THE GOVERNMENT is using new data out today on the rail industry to take issue with the newly-elected Labour leader Jeremy Corbyn.
Corbyn has argued for renationalising the railways, saying that returning the train system to public ownership would lead to lower fares and better services.
But a new report out today from the Rail Delivery Group claims that since 1997, there has been a “huge” increase in passenger and freight journeys, combined with greater industry efficiency and improved safety and customer satisfaction.
Transport secretary Patrick McLoughlin welcomed the industry group’s report, saying: “This research shows just how dangerous Jeremy Corbyn’s ideas are for people who use the railways.”
“His backwards-facing, union-demanded ideas would stop all the benefits passengers are beginning to get, while hitting the taxpayer hard,” McLoughlin said, adding, “The billions needed to buy the assets would mean less money for improving journeys and giving customers a fairer deal.”
Using data compiled by KPMG, the Rail Delivery Group found that in 1997, when rail franchising was introduced, the railway network was spending £2bn more in costs than it was generating in revenue. Today, the network covers “almost all of its daily operating costs”, the group said.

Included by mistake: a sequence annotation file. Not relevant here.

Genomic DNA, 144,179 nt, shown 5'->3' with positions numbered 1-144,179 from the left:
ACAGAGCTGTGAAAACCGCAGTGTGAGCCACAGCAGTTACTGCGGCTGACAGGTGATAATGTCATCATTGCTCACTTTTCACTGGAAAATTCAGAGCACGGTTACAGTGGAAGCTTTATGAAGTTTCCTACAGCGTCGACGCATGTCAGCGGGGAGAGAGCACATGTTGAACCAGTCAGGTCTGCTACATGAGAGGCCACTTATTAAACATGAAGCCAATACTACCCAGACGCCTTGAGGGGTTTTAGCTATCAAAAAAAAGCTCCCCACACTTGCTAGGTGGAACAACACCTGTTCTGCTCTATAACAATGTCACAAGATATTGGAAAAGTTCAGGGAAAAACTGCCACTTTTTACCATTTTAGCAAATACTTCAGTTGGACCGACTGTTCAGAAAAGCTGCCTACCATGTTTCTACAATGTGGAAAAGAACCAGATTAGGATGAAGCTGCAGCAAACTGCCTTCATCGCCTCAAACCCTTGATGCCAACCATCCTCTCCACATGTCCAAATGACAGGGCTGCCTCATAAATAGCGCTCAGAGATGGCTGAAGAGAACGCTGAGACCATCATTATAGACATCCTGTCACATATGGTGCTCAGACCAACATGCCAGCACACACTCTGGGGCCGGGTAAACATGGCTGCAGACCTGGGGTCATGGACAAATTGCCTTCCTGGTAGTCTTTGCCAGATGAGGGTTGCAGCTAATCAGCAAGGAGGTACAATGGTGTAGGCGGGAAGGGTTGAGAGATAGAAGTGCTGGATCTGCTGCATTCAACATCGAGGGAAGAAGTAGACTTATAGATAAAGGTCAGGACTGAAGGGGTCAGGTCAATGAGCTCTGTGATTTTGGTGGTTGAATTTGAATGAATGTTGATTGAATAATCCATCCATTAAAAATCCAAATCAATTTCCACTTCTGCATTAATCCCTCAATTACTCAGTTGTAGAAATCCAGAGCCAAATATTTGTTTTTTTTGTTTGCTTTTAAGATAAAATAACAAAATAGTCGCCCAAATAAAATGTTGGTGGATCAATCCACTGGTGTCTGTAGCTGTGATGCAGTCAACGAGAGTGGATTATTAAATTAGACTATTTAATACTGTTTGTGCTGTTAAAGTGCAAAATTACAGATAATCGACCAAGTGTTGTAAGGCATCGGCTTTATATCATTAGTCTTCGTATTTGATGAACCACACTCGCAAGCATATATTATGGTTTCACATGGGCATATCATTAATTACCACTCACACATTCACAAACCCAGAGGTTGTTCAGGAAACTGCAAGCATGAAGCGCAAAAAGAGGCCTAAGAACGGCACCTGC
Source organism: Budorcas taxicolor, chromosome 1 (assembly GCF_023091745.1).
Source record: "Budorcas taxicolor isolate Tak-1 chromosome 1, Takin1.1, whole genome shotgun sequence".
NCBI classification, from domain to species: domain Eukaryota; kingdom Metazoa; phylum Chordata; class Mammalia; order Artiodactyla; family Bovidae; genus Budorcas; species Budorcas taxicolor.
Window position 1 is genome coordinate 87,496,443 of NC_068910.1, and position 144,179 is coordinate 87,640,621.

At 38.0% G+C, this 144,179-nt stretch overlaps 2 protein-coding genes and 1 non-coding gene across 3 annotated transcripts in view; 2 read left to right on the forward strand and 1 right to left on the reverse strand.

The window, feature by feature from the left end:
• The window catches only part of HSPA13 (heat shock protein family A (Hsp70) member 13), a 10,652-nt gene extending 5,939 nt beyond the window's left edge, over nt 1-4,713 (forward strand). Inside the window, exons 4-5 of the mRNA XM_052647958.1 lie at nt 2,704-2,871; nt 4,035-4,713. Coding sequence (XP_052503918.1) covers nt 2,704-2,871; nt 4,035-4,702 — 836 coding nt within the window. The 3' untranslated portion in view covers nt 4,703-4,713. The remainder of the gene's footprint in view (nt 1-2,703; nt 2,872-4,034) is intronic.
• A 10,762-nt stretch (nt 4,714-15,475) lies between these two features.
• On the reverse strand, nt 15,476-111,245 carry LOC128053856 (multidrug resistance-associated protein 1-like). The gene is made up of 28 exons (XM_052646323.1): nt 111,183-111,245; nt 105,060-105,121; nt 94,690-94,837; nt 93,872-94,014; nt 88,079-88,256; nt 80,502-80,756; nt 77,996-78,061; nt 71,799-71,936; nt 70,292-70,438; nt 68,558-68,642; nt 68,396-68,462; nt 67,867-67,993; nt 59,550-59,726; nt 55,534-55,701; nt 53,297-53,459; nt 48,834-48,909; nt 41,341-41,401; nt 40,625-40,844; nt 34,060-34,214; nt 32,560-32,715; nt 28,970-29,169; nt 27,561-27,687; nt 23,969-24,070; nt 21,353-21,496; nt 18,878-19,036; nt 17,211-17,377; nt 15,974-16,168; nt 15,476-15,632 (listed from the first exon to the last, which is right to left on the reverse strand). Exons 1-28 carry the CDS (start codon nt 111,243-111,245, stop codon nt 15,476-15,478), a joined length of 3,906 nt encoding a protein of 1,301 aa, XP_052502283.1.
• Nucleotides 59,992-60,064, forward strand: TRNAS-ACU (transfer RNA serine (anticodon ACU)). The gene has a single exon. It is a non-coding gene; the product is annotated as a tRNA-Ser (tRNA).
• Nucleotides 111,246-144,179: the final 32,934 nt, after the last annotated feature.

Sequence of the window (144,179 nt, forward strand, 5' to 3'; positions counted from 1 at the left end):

The group also pointed to figures showing that the number of people riding the train each year has increased, on average, by four per cent since 1997, compared to a 0.4 per cent growth rate in the 1970s and 1980s.
However, a separate report last week showed overcrowding was rampant in London, with services to the capital 4.1 per cent over-capacity, with 139,000 commuters still standing by the time they arrived in London.